As the worldwide recession continues to affect organizations, many have tried to put in place internally- focused improvement initiatives in hopes of improving their execution practices while lowering the cost of operations.
As I help clients plan and implement these sweeping transformation programs, it has become readily apparent that they need deliberate leadership if they are going to succeed. Without inspired leadership, most firms lack the necessary insight required to break the natural inertia that can smother productivity and slow progress during troubled times.
Simply put, when we, as leaders, fail to lead, we fail. It is obvious that most management teams are very skilled at identifying what is needed to help a company evolve as well as assigning those activities to subordinates. However, most are much less accomplished at knowing what to do when the work of change falters.
As Blanchard and Hersey made famous with their work in Situational Leadership Theory decades ago, the fact is that all teams follow a very similar and predictable productivity curve when first charged with a new or challenging assignment.
Teams begin enthusiastically and are eager to dig in and deliver on the new assignment. But when the novelty of the new assignment wears off, all of what is lacking in understanding becomes apparent. At this point, teams falter and productivity dips unless they are given the direction needed to absorb the learning curves required to be successful.
If a team does not receive the active, directive leadership that is required to propel it forward, it will stall and make no progress at all. So, the recognition that organizations require directive leadership on significant and new change initiatives is significant and will make or break a program's success.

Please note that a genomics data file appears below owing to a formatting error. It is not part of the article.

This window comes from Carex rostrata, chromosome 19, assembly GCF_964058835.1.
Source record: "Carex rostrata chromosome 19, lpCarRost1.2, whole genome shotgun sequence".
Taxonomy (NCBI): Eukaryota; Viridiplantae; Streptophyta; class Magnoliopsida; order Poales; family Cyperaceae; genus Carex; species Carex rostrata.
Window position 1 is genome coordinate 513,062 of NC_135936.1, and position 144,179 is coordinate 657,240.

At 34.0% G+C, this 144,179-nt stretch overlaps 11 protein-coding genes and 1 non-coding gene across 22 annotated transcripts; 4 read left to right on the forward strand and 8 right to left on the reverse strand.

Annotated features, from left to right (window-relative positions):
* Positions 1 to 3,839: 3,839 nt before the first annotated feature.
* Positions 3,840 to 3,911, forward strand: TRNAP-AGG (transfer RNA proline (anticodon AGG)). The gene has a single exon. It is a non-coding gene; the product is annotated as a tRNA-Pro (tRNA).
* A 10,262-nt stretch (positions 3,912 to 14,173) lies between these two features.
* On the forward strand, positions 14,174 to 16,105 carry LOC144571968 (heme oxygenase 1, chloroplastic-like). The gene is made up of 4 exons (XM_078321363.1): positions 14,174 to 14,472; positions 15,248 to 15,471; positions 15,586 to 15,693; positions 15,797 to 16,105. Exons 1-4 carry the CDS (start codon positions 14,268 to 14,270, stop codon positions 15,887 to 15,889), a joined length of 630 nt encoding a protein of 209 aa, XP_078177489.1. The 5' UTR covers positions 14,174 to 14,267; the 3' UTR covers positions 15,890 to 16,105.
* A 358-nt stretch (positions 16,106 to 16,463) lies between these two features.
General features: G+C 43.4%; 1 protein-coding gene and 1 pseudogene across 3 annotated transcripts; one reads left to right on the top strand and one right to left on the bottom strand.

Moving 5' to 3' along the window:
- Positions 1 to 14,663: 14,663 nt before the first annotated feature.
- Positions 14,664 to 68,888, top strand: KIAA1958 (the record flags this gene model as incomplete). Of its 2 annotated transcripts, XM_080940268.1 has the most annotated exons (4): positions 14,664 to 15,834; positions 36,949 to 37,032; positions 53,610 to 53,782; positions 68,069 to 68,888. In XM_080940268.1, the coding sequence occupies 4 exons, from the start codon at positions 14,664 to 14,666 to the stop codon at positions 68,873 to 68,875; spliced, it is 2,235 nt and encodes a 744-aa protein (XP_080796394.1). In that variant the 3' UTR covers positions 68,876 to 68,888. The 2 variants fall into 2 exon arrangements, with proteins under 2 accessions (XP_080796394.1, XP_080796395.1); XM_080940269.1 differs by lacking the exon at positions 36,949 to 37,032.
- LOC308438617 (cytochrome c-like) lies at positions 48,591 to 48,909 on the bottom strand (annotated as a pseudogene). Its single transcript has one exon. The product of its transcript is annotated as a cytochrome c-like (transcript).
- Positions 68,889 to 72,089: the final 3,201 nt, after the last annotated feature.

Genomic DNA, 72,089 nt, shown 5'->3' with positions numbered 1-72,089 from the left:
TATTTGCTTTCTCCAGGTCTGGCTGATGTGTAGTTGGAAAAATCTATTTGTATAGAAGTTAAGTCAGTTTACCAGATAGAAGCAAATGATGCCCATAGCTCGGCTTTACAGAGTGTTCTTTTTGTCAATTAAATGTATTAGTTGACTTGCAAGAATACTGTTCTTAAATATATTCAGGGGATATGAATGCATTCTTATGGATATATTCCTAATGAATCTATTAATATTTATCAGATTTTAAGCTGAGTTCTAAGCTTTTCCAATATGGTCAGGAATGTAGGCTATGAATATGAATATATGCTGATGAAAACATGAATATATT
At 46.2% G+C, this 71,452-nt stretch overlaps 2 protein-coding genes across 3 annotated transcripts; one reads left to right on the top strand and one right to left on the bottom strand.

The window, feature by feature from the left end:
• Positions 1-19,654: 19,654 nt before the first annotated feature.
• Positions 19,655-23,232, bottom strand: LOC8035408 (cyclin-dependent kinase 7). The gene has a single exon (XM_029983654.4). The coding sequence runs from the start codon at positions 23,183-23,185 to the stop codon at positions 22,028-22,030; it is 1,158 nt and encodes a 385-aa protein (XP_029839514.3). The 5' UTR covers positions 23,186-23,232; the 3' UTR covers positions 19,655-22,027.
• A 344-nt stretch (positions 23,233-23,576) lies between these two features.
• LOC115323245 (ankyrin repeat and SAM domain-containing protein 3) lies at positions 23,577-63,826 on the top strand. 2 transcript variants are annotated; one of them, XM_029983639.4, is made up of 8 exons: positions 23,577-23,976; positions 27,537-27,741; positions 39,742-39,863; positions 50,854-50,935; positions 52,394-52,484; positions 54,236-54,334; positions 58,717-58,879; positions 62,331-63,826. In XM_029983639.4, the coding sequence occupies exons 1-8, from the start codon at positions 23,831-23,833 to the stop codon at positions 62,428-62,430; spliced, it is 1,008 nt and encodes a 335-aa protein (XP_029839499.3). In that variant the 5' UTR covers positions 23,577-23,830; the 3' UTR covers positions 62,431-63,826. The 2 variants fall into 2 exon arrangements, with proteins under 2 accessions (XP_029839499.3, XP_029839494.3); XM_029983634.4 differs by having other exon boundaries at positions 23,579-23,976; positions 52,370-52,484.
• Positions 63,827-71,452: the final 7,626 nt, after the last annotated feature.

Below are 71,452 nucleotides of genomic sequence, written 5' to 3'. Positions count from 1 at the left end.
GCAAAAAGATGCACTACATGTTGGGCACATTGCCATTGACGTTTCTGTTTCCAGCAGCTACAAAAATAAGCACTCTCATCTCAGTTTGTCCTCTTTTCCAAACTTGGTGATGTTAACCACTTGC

Once a management team becomes more active and directive (providing teams with much needed direction-setting and support), project teams can hit stride and become extremely productive – enabling the changes that were envisioned to begin with. This adjustment to a senior management team's leadership style not only brings significant productivity gains, it also contributes to employee engagement and commitment. Let's explore what all this means.
Leadership Starts With Vision
Senior executives clearly have an obligation to their organizations to articulate and socialize a clear and absolute vision for the future. But producing a vision statement is not enough. Rather, it is much preferred (and, far more effective in gaining staff understanding and support) to develop a Vision Story that paints a vivid picture of the future and explains how all staff members fit within it. This is important to note because change programs that lack context (that a Strategic Vision provides) will often die on the vine due to staff misinterpretation and resistance.
Once defined, a vision for the future is achieved through the flawless execution of a myriad of projects and programs. It is during project and program execution that active leadership is most needed. It is here that we walk our implementation teams through the various stages of the productivity curve.
How Do We Provide What Is Needed?
This is easier to do than one might expect. It simply requires us to take our roles as executive sponsors very seriously. By doing so, we are uniquely positioned to provide our teams with desired leadership as necessary. For, at project commencement it is our responsibility to engage our team, we must direct them when they falter, support them as they overcome adversity and empower when they need us to get out of their way.